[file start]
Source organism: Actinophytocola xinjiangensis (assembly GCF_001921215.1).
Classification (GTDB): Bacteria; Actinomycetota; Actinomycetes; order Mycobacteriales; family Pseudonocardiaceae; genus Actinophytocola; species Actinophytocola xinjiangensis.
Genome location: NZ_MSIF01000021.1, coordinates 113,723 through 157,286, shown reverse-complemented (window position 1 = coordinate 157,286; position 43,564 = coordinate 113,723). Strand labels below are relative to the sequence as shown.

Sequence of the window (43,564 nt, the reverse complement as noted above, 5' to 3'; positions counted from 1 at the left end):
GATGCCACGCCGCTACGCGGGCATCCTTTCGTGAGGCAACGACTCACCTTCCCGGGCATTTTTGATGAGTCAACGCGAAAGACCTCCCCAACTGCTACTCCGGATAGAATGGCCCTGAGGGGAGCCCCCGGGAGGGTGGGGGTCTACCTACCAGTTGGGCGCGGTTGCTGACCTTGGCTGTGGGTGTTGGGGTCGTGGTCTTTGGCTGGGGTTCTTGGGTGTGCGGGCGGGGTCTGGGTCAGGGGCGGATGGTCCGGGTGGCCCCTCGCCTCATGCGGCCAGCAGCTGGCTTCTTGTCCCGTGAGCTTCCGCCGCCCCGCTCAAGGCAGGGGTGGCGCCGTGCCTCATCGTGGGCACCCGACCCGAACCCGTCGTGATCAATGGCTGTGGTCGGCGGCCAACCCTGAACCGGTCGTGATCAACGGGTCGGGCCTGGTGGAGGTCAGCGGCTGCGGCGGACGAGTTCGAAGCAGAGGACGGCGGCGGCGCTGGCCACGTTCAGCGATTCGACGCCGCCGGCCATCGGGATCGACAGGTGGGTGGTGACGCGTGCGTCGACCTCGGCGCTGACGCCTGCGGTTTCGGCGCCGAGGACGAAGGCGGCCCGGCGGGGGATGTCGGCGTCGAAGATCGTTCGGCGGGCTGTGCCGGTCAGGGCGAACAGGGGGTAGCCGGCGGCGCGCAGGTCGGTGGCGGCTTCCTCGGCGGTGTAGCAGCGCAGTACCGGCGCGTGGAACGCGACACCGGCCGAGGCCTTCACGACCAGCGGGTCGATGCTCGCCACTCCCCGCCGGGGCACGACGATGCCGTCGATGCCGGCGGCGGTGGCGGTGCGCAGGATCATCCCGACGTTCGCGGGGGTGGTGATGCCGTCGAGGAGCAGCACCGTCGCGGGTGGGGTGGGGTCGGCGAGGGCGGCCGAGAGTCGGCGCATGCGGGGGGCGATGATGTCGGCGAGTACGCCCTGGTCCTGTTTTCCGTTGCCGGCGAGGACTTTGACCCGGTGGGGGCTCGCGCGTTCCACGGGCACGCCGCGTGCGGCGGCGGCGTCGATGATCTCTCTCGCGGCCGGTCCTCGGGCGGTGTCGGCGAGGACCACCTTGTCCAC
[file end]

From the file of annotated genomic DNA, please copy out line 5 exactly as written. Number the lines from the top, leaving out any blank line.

GATGCCACGCCGCTACGCGGGCATCCTTTCGTGAGGCAACGACTCACCTTCCCGGGCATTTTTGATGAGTCAACGCGAAAGACCTCCCCAACTGCTACTCCGGATAGAATGGCCCTGAGGGGAGCCCCCGGGAGGGTGGGGGTCTACCTACCAGTTGGGCGCGGTTGCTGACCTTGGCTGTGGGTGTTGGGGTCGTGGTCTTTGGCTGGGGTTCTTGGGTGTGCGGGCGGGGTCTGGGTCAGGGGCGGATGGTCCGGGTGGCCCCTCGCCTCATGCGGCCAGCAGCTGGCTTCTTGTCCCGTGAGCTTCCGCCGCCCCGCTCAAGGCAGGGGTGGCGCCGTGCCTCATCGTGGGCACCCGACCCGAACCCGTCGTGATCAATGGCTGTGGTCGGCGGCCAACCCTGAACCGGTCGTGATCAACGGGTCGGGCCTGGTGGAGGTCAGCGGCTGCGGCGGACGAGTTCGAAGCAGAGGACGGCGGCGGCGCTGGCCACGTTCAGCGATTCGACGCCGCCGGCCATCGGGATCGACAGGTGGGTGGTGACGCGTGCGTCGACCTCGGCGCTGACGCCTGCGGTTTCGGCGCCGAGGACGAAGGCGGCCCGGCGGGGGATGTCGGCGTCGAAGATCGTTCGGCGGGCTGTGCCGGTCAGGGCGAACAGGGGGTAGCCGGCGGCGCGCAGGTCGGTGGCGGCTTCCTCGGCGGTGTAGCAGCGCAGTACCGGCGCGTGGAACGCGACACCGGCCGAGGCCTTCACGACCAGCGGGTCGATGCTCGCCACTCCCCGCCGGGGCACGACGATGCCGTCGATGCCGGCGGCGGTGGCGGTGCGCAGGATCATCCCGACGTTCGCGGGGGTGGTGATGCCGTCGAGGAGCAGCACCGTCGCGGGTGGGGTGGGGTCGGCGAGGGCGGCCGAGAGTCGGCGCATGCGGGGGGCGATGATGTCGGCGAGTACGCCCTGGTCCTGTTTTCCGTTGCCGGCGAGGACTTTGACCCGGTGGGGGCTCGCGCGTTCCACGGGCACGCCGCGTGCGGCGGCGGCGTCGATGATCTCTCTCGCGGCCGGTCCTCGGGCGGTGTCGGCGAGGACCACCTTGTCCAC